The cervix is a part of every woman's anatomy. Located at the top of the vagina and the bottom of the uterus, it is usually two or three centimetres long. It can also be the location for many types of cysts and tumours, some malignant and some benign. Because the cervix is located inside the body, routine checks by a gynecologist are needed to spot any abnormalities in the cervix.
An abnormality that can often be found is called a Nabothian cyst. This can occur when mucus, which the cells that line the cervix normally produce, begins to build up and block the surrounding cells. The blockage produces a bump that feels like a pimple on the cervical wall.
A doctor is easily able to identify a Nabothian cyst. They are small bumps and there may be one single bump or a group of them together. Often, a doctor will not need to do additional tests to conclude that the lesions are Nabothian cysts. They are usually whitish and have the look and feel of a pimple.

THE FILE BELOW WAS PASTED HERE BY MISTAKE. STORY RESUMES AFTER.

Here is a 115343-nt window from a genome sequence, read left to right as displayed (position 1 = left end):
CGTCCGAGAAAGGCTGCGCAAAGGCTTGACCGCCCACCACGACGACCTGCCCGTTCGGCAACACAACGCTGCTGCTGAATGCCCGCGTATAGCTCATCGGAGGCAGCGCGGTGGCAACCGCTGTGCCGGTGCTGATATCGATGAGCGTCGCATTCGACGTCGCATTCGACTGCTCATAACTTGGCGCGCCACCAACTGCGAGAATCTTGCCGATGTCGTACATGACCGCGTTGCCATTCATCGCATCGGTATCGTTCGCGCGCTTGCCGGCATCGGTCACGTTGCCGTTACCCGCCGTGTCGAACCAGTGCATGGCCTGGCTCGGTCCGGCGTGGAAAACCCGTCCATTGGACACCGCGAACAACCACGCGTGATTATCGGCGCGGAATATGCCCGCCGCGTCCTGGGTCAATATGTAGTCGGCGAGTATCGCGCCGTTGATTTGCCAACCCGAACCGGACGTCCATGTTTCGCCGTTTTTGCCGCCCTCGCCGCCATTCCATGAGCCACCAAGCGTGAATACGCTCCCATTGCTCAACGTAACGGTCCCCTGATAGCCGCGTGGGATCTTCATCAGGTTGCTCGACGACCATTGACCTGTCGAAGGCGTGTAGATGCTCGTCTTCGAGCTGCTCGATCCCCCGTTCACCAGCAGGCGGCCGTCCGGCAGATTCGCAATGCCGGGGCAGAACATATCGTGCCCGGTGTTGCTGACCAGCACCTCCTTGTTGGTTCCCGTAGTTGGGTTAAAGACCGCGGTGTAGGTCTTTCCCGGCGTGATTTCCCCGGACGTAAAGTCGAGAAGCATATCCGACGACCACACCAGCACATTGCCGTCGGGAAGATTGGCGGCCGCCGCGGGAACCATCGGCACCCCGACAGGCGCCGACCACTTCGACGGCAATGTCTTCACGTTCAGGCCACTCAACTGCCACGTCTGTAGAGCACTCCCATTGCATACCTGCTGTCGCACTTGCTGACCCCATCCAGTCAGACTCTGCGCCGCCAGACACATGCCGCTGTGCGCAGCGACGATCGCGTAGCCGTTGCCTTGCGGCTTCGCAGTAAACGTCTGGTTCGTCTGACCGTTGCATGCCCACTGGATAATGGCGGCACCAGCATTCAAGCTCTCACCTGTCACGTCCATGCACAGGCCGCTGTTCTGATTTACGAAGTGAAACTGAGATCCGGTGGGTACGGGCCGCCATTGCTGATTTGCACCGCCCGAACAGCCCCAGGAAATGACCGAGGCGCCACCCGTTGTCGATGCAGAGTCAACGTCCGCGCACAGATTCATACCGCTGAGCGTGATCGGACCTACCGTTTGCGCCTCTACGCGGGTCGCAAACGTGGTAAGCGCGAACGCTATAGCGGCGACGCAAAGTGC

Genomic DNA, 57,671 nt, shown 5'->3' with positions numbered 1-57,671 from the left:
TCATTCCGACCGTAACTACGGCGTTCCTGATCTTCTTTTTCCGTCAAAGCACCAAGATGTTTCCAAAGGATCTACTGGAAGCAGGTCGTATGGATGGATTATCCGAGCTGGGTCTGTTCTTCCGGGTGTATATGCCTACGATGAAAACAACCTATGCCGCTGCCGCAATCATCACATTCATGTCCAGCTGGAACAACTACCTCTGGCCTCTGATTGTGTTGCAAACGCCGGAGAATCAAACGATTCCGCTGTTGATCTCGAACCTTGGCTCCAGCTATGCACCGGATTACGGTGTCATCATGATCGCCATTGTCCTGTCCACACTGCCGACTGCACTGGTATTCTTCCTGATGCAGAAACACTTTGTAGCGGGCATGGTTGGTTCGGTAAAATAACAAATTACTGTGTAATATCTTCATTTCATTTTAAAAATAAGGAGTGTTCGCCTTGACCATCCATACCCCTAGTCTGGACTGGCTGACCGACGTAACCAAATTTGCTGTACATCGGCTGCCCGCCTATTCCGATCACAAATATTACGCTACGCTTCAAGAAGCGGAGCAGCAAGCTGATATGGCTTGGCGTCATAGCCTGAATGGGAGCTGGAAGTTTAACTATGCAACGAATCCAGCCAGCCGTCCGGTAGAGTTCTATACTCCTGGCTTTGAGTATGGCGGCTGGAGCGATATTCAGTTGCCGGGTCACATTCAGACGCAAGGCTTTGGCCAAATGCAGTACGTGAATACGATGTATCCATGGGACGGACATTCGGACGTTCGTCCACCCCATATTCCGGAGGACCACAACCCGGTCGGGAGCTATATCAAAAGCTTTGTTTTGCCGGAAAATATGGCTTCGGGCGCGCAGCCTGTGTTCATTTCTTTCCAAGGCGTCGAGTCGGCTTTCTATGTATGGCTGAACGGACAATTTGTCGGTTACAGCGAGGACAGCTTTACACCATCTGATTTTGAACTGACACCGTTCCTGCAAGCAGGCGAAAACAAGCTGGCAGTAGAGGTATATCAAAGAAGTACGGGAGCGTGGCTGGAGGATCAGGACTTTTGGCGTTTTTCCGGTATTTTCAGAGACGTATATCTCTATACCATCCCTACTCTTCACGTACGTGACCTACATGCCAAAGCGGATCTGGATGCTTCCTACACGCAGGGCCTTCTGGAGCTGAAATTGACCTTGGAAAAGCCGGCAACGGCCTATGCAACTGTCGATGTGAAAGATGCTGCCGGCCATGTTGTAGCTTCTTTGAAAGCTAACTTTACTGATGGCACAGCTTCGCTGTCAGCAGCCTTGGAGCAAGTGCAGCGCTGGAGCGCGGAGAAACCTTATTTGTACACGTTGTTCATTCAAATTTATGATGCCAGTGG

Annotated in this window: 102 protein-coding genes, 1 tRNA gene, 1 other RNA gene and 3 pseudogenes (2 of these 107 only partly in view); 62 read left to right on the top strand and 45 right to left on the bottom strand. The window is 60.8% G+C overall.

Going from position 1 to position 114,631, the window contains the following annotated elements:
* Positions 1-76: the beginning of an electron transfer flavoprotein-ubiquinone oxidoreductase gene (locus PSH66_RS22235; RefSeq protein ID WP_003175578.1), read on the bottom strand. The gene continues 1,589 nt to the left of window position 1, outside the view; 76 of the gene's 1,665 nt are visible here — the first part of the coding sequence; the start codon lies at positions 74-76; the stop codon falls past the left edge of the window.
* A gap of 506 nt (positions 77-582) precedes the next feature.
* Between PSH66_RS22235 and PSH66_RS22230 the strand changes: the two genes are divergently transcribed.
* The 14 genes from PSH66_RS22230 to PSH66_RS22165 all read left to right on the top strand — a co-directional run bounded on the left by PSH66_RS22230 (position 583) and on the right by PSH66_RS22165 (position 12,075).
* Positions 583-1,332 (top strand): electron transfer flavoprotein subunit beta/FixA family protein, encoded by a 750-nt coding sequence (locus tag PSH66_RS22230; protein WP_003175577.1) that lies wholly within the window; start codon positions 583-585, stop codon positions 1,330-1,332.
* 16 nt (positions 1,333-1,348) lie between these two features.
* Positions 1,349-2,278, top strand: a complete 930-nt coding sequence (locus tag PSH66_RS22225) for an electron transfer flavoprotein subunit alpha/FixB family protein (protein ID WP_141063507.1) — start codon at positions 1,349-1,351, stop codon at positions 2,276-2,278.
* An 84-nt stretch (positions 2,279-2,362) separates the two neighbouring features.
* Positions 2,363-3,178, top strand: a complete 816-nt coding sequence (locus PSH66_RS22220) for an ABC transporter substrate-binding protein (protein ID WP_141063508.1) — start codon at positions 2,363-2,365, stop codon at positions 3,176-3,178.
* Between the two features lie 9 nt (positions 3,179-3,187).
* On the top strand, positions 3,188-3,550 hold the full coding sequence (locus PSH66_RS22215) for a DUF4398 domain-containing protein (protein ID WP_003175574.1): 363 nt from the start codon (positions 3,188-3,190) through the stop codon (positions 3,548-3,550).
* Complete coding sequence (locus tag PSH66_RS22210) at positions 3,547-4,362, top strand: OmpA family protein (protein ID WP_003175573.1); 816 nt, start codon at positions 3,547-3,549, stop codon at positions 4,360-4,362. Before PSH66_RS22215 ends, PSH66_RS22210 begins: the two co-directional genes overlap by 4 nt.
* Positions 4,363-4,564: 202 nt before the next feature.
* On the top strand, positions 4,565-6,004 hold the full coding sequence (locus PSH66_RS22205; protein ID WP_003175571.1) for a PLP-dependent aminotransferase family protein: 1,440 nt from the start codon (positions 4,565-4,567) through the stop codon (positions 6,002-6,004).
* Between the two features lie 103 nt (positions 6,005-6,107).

Doctors rarely need to treat Nabothian cysts because they are benign, meaning that there are no cancerous cells and the cysts are not harmful to the body. However, if the cysts begin to grow and become too large, there are treatments to be used, such as freezing the cysts or cauterising them. If they are not removed surgically, they will not go away on their own.
There are no symptoms related to Nabothian cysts. Any cysts of this type that are found are during routine pelvic exams with a trained gynecologist.
Currently, there is nothing that can be done to prevent Nabothian cysts from appearing. They are not caused by a virus or bacteria and there seems to be no correlation between lifestyle and the appearance of these cysts. Because they are so benign, most are ignored unless they become large enough to block the cervix entrance, making it difficult to perform a pap smear test. Most people live without even knowing they are there.